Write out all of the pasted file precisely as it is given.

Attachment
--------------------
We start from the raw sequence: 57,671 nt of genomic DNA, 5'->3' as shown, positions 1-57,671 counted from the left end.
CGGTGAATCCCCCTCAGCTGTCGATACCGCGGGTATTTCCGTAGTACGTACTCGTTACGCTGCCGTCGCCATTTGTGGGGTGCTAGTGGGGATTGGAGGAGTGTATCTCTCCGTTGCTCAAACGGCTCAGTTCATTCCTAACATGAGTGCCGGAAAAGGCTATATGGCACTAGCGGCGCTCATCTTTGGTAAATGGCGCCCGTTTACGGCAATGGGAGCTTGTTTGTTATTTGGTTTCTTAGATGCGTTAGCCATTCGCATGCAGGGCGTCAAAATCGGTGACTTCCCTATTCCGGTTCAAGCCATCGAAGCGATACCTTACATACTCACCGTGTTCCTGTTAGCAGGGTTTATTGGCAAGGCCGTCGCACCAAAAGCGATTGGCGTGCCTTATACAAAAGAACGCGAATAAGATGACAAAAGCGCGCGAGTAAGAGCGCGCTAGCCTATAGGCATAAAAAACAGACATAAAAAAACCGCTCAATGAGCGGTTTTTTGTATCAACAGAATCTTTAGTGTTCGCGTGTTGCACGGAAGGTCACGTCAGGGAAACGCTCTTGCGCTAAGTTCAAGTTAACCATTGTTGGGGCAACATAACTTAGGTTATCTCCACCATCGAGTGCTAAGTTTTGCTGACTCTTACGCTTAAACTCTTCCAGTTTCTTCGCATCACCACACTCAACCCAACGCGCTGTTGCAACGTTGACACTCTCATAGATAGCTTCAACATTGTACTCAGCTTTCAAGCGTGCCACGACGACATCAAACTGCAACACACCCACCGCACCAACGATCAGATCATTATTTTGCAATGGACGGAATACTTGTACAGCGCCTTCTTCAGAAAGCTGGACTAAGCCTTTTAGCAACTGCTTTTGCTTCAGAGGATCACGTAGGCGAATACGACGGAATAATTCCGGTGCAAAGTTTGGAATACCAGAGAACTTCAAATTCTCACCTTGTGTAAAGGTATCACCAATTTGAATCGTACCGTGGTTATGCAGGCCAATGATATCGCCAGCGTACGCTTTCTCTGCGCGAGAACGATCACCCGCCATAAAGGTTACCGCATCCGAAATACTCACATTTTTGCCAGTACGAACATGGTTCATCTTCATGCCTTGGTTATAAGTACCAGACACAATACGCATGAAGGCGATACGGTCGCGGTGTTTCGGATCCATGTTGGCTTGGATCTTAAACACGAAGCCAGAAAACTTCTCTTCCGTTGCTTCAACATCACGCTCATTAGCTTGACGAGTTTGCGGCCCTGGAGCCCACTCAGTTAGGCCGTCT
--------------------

We start from the raw sequence: 57,671 nt of genomic DNA, 5'->3' as shown, positions 1-57,671 counted from the left end.
CGGTGAATCCCCCTCAGCTGTCGATACCGCGGGTATTTCCGTAGTACGTACTCGTTACGCTGCCGTCGCCATTTGTGGGGTGCTAGTGGGGATTGGAGGAGTGTATCTCTCCGTTGCTCAAACGGCTCAGTTCATTCCTAACATGAGTGCCGGAAAAGGCTATATGGCACTAGCGGCGCTCATCTTTGGTAAATGGCGCCCGTTTACGGCAATGGGAGCTTGTTTGTTATTTGGTTTCTTAGATGCGTTAGCCATTCGCATGCAGGGCGTCAAAATCGGTGACTTCCCTATTCCGGTTCAAGCCATCGAAGCGATACCTTACATACTCACCGTGTTCCTGTTAGCAGGGTTTATTGGCAAGGCCGTCGCACCAAAAGCGATTGGCGTGCCTTATACAAAAGAACGCGAATAAGATGACAAAAGCGCGCGAGTAAGAGCGCGCTAGCCTATAGGCATAAAAAACAGACATAAAAAAACCGCTCAATGAGCGGTTTTTTGTATCAACAGAATCTTTAGTGTTCGCGTGTTGCACGGAAGGTCACGTCAGGGAAACGCTCTTGCGCTAAGTTCAAGTTAACCATTGTTGGGGCAACATAACTTAGGTTATCTCCACCATCGAGTGCTAAGTTTTGCTGACTCTTACGCTTAAACTCTTCCAGTTTCTTCGCATCACCACACTCAACCCAACGCGCTGTTGCAACGTTGACACTCTCATAGATAGCTTCAACATTGTACTCAGCTTTCAAGCGTGCCACGACGACATCAAACTGCAACACACCCACCGCACCAACGATCAGATCATTATTTTGCAATGGACGGAATACTTGTACAGCGCCTTCTTCAGAAAGCTGGACTAAGCCTTTTAGCAACTGCTTTTGCTTCAGAGGATCACGTAGGCGAATACGACGGAATAATTCCGGTGCAAAGTTTGGAATACCAGAGAACTTCAAATTCTCACCTTGTGTAAAGGTATCACCAATTTGAATCGTACCGTGGTTATGCAGGCCAATGATATCGCCAGCGTACGCTTTCTCTGCGCGAGAACGATCACCCGCCATAAAGGTTACCGCATCCGAAATACTCACATTTTTGCCAGTACGAACATGGTTCATCTTCATGCCTTGGTTATAAGTACCAGACACAATACGCATGAAGGCGATACGGTCGCGGTGTTTCGGATCCATGTTGGCTTGGATCTTAAACACGAAGCCAGAAAACTTCTCTTCCGTTGCTTCAACATCACGCTCATTAGCTTGACGAGTTTGCGGCCCTGGAGCCCACTCAGTTAGGCCGTCT